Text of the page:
Evie Wyld knows a lot of ways a sheep can die. Having spent a few weeks on a sheep farm to research her new novel, All the Birds, Singing, she knows they can be picked off by foxes, domestic dogs, or even by crows picking out their eyes when they’ve gotten stuck in a fence. If they fall over in a dip in the land, they can’t right themselves and their bellies can blow up.
This is what the farmers she spent time with in Herefordshire, an English county on the Welsh border, were more interested in discussing than what she calls the “dull” details needed to shape a novel, like their daily rituals, or how shears work.
“They were really open, but because farming over there has carved up the hillside for so long, they don’t see their lives as anything other than ordinary,” says Wyld.
Wyld has made the ordinary extraordinary in All The Birds, Singing, and this fascination with sheep morbidity didn’t necessarily hurt her research. It’s a central plot point in the book, which follows a strong, mysterious young woman named Jake Whyte, an Austrailian who lives and works on a sheep farm on a remote British island. Something sinister—Jake isn’t sure what—is picking off her sheep one by one.
Jake mostly keeps to herself and seldom socializes. She takes her work on the farm seriously, as though the manual labor might save her from something dark in herself—or at least keep memories at bay. It’s not clear what she’s running away from, but what haunts Jake’s past may be worse than the strange predator threatening her livestock. Despite her secrets, she’s a strong, self-sufficient woman who works hard to sustain herself.
“I was just so sick of reading female protagonists whose job seems either to be fallen in love with, or to fall in love themselves,” she recalls. “A male protagonist is allowed to have a life apart from that and women are sidetracked by, ‘How will I have babies?’ I wanted to write a person who was neither particularly female nor male; she’s just a person who manages to do what she needs to do.”
One person Jake eventually grows somewhat close to is a drifter named Lloyd who arrives on her farm and begins to help with the chores, but a romance does not develop between the two. “I just wanted it to be this friendship between two damaged people seeking refuge and comfort in each other,” she says.
Jake’s past is doled out slowly to the reader through flashbacks, a conscious storytelling approach for Wyld that she didn’t come to right away. “I wasn’t trying to be tricky for the hell of it, nor was it my intention to complicate things,” she says. “That kind of confusion can be really useful in an imaginative way. I wanted to play with this character. I find her quite likeable. You’re really invested in her, you like her company. I wanted that investment before you discover the whole truth.”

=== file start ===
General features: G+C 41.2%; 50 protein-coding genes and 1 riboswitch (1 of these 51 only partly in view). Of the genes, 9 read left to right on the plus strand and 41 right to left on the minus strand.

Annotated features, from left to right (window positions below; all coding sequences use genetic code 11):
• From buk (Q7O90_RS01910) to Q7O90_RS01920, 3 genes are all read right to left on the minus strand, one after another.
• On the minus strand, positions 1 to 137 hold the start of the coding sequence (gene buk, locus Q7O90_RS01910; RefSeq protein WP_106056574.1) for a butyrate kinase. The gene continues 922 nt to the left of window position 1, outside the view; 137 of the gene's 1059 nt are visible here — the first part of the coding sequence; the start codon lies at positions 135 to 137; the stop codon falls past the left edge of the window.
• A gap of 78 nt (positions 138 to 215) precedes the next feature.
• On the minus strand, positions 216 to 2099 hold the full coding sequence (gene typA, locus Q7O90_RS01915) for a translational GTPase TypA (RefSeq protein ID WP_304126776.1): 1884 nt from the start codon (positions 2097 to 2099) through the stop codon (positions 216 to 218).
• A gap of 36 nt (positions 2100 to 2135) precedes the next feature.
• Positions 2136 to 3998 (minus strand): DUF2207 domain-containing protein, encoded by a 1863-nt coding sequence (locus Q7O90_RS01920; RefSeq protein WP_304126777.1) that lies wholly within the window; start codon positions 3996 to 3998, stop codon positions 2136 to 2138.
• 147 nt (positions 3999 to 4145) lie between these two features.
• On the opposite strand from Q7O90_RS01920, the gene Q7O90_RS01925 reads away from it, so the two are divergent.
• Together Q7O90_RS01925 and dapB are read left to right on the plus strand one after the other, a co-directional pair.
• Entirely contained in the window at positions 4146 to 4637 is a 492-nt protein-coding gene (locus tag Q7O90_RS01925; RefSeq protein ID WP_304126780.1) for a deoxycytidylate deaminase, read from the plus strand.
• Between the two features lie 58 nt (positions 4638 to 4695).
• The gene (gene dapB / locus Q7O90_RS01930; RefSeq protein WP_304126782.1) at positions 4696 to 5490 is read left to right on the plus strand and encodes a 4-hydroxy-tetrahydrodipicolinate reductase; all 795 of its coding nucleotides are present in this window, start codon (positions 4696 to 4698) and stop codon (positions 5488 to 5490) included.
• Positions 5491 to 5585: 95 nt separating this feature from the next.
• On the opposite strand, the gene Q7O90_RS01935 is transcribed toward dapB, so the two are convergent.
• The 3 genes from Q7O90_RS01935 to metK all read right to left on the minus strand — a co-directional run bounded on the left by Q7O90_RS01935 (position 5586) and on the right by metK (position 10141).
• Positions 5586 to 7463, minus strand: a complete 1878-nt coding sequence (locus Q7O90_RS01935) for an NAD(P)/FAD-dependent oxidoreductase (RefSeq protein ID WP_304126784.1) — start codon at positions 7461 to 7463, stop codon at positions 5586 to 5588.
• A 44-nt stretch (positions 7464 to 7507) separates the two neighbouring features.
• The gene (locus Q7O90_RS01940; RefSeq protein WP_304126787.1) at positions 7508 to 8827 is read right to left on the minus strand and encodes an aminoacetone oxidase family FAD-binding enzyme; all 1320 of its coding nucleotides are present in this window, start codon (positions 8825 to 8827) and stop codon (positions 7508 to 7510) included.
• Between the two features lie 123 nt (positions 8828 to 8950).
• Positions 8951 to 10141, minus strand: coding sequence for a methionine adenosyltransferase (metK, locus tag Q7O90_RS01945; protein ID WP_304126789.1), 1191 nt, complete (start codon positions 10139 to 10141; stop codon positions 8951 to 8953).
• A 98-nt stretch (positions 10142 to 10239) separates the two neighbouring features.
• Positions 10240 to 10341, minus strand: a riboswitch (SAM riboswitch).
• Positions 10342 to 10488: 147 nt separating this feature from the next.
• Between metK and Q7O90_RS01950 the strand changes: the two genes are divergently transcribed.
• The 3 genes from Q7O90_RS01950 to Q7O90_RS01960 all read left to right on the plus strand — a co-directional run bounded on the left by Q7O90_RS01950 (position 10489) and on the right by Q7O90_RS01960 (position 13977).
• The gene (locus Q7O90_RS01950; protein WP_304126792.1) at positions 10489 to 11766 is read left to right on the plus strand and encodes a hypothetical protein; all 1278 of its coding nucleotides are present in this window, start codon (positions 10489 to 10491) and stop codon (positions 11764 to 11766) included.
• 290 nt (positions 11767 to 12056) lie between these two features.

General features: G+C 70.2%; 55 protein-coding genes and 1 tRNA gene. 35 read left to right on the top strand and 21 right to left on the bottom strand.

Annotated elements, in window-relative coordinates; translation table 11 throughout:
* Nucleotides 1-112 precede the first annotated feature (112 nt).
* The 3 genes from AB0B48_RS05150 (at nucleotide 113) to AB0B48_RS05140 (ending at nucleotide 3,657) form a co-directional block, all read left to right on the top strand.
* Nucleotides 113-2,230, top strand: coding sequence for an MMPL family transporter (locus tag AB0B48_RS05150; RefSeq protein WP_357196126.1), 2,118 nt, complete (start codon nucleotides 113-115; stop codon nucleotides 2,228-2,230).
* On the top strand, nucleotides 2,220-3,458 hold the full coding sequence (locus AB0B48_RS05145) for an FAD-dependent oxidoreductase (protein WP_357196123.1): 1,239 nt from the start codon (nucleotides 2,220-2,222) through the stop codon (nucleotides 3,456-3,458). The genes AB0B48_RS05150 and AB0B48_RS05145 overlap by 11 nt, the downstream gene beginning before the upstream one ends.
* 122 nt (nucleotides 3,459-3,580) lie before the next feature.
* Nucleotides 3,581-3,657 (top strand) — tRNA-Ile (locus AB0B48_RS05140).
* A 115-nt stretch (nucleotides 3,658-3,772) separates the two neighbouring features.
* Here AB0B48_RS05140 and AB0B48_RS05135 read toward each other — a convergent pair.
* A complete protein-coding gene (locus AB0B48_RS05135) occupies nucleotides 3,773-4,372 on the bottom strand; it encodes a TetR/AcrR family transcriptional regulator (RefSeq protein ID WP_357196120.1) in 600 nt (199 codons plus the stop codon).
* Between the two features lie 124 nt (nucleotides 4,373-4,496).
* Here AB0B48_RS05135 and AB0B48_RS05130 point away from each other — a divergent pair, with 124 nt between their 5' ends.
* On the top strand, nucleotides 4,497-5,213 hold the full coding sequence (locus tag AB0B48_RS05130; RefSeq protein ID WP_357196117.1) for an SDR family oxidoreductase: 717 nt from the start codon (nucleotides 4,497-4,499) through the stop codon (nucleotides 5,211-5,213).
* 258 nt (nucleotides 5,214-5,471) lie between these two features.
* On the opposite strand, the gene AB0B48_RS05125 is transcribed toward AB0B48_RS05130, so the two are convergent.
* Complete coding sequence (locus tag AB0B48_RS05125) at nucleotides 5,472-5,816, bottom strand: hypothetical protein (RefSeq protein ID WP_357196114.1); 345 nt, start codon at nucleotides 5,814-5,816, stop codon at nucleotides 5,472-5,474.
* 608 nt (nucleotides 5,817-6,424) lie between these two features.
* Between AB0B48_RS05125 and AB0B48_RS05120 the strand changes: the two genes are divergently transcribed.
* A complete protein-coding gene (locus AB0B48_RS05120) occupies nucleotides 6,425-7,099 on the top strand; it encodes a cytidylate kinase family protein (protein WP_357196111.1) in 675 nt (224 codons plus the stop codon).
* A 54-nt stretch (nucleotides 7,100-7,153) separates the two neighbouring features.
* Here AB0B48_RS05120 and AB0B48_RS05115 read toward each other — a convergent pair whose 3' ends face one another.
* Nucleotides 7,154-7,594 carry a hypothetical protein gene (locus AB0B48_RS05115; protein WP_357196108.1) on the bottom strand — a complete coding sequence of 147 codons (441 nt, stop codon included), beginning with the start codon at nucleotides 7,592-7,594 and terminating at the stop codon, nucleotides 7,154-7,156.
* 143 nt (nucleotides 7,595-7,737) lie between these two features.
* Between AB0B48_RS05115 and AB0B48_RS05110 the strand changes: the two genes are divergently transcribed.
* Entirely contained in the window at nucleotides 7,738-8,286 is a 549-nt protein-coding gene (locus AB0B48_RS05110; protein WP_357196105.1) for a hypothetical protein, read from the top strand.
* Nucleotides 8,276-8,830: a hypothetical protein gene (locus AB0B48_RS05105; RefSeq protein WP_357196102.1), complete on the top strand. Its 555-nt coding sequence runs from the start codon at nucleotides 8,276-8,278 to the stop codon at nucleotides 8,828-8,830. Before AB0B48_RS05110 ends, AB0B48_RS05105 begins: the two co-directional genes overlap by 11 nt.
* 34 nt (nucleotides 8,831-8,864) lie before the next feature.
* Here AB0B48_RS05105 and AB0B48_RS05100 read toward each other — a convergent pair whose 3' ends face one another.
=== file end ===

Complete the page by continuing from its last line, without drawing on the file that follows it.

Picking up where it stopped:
While there was no one specific moment of inspiration for the book, Wyld was interested in exploring themes of guilt, redemption, forgiveness and whether it is possible to be reborn.
“We’re all the protagonists in our own lives and can see the reasons for us doing bad things,” she says, alluding to Jake’s history, which remains murky until the conclusion of the novel, when the reveal is delivered with a powerful punch, like something out of an Alice Munro story. ”We can understand why we’ve acted a certain way, even if we’re angry at ourselves for doing it. In some cases, though, there’s no getting away from the fact it was completely awful.”
All the Birds, Singing can be a cruel, savage story, at times as desolate as the craggy landscape it depicts. Wyld says it took her about four years to write, which was split by a one-year-period where she had to leave the novel in order to care for her ailing father, who eventually passed away. Wyld does not credit this experience with how she continued to shape the novel, but says she infused the character with more strength and functionality when she returned to writing. Jake wasn't as frightened as she was in earlier drafts.
Wyld grew up in the United Kingdom and Australia. Her family ran a sugar cane farm, which also gave her some ease in writing about farm life. She spent a lot of time as a child in the woods, and stumbled upon her fair share of dead sheep herself.
“It was sort of a menace that I was really excited about as a child,” she says with a laugh.
All the Birds, Singing has been long listed for the Bailey’s Women’s Prize for Fiction, and short listed for the Costa Book Award (UK). It also made the long list for the Stella Prize (Australia). Wyld was included in Granta’s list of Best Young British Novelists in 2013. Her first novel, After the Fire, a Still Small Voice, won the John Llewellyn Rhys Prize and a Betty Trask Award, and the author has received comparisons to literary heavyweights like Cormac McCarthy and the Austrailian writer Tim Winton (whom she admires).
Wyld runs Review, an independent bookstore in southeast London that specializes in contemporary fiction. Though she’s often asked about the effect working in a bookstore has on her writing, she says it’s just the opposite.
“I think there’s a feeling that being surrounded by books you’re absorbing them,” she says. “I wish that were true. If anything, my bookselling has changed. It makes me aware of the books that don’t get seen and are worth seeing.”
Courtney Allison is a former book publicist. She lives in Brooklyn.